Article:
Anxiety – refers to any concern your audience may have about purchasing a product in your website. Do they feel secure leaving their credit card details in your website? Do they think delivery may take longer than other products, or that your price may be higher than your competitors?
Now that you know these five elements, here’s the formula:
You will see that the higher the number next to the letter is, the bigger the influence they have on the probability of conversion. And that the more you reduce the friction and anxiety among your target audience, the more likely they are to buy your product.
A bit mathematical, but not that complicated right?
If you’d like to know more about the formula, you may read it through MEClab’s page.
Message Mining and Swiping
Message mining is the process of collecting opinions, statements and ideas about your product or competitor products from your target customer.
It’s all about writing your copy straight from the horses’ mouth. What are your users and target audience saying about your product?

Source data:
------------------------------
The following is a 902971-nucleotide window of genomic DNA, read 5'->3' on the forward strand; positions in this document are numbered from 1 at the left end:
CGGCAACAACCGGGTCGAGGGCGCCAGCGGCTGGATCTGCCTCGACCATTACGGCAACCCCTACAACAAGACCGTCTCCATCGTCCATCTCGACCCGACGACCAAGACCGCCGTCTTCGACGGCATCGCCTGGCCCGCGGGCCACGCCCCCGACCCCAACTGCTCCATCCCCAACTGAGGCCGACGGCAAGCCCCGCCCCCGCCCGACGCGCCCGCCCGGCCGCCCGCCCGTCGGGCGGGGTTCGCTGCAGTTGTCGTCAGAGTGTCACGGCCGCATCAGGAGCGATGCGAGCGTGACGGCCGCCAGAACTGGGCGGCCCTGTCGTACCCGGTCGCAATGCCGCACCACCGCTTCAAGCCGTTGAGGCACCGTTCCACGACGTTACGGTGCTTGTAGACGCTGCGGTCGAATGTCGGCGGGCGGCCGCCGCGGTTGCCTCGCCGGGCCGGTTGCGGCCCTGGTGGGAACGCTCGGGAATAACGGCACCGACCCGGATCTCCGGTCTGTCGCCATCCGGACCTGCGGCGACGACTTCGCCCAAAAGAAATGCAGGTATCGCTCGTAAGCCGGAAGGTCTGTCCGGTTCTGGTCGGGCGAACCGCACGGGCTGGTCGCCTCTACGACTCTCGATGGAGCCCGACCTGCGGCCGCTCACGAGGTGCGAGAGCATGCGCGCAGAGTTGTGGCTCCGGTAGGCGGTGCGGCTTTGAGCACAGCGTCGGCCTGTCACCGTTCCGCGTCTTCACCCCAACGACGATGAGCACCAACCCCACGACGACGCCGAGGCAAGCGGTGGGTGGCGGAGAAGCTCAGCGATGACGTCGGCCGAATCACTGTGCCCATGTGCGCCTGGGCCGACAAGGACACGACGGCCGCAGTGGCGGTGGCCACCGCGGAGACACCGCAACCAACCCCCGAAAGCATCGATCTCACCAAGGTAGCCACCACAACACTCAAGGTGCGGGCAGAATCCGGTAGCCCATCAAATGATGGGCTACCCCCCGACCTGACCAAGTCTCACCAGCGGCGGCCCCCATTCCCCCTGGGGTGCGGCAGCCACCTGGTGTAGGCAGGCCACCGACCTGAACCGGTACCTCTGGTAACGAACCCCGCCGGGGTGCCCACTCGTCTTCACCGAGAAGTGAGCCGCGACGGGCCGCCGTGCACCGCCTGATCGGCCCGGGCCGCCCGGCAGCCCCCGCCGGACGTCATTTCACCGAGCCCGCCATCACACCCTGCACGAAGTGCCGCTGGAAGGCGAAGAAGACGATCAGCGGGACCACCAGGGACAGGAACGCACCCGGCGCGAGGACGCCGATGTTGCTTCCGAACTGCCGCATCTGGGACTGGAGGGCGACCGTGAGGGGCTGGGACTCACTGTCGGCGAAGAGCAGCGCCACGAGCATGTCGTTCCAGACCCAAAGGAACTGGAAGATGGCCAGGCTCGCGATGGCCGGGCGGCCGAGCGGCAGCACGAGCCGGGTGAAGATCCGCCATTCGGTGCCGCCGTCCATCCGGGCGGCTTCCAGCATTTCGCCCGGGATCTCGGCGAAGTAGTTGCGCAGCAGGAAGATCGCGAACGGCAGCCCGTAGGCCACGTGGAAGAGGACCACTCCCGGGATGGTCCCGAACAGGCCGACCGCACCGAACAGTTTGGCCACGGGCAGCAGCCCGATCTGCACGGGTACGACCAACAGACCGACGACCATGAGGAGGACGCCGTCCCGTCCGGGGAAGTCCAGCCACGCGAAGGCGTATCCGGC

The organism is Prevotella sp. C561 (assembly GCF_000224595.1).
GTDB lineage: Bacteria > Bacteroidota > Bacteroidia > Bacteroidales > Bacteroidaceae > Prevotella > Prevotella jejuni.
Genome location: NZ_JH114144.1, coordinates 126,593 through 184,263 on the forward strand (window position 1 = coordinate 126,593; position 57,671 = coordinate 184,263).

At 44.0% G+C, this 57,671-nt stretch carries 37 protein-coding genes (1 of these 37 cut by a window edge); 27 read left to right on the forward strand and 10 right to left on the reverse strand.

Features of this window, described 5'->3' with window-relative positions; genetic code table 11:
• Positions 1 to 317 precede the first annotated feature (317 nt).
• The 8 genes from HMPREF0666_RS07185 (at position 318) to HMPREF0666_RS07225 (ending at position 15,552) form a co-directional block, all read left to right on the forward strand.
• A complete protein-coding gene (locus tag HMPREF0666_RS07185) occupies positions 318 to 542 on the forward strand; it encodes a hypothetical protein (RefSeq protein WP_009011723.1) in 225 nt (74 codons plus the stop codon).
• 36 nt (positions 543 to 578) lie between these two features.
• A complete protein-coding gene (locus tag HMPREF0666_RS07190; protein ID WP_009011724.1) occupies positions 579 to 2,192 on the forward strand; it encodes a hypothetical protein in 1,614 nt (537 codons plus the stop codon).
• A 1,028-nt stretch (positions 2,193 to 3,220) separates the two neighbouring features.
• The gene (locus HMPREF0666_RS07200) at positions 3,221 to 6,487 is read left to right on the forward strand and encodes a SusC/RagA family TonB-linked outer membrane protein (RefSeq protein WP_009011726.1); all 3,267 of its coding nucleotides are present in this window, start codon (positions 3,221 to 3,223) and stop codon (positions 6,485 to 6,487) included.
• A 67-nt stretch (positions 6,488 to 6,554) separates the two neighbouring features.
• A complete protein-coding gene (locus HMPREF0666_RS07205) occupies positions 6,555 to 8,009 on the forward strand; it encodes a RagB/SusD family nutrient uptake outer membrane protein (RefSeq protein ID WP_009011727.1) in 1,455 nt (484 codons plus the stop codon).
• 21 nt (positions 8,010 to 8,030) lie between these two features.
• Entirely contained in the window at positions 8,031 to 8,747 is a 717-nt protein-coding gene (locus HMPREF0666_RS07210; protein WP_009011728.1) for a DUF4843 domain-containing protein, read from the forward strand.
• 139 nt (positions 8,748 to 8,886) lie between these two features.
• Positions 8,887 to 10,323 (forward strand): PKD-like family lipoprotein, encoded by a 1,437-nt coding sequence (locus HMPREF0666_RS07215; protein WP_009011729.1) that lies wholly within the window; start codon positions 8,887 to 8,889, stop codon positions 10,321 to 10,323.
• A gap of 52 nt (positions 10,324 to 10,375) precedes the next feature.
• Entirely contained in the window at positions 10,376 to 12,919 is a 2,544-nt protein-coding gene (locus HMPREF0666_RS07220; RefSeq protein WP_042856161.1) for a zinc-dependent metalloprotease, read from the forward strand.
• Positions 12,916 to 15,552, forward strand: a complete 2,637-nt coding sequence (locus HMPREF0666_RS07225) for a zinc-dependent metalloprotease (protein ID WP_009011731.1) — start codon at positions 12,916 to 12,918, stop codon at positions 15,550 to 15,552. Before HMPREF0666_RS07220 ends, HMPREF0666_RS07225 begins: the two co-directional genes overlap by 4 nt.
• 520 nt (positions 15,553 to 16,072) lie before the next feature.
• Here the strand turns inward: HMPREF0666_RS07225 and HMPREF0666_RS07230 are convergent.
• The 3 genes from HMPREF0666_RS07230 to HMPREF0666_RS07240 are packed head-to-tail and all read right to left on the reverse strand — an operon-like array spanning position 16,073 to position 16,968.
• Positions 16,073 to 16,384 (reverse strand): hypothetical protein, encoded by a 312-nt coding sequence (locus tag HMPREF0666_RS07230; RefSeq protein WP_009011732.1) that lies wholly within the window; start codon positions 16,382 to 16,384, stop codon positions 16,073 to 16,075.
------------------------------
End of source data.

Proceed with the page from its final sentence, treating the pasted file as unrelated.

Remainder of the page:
Dig through your product reviews, given that you already have customers or visitors. Read them one-by-one and make an outline of common themes, keywords, and narratives. They may have had experiences or pain points that you would never have imagined.
“Swipe” memorable copy. It’s all about using customers’ exact words and narrative with impunity! Look for any keywords, phrases, or sentences that describe your product from their eyes. Weave them into your sales page’s copy and product descriptions. Find out multiple benefits and their key reasons to buy.
Conduct surveys, polls, interviews and even user tests to get a bigger grasp on your customers’ perspective – what they feel and why they need your product.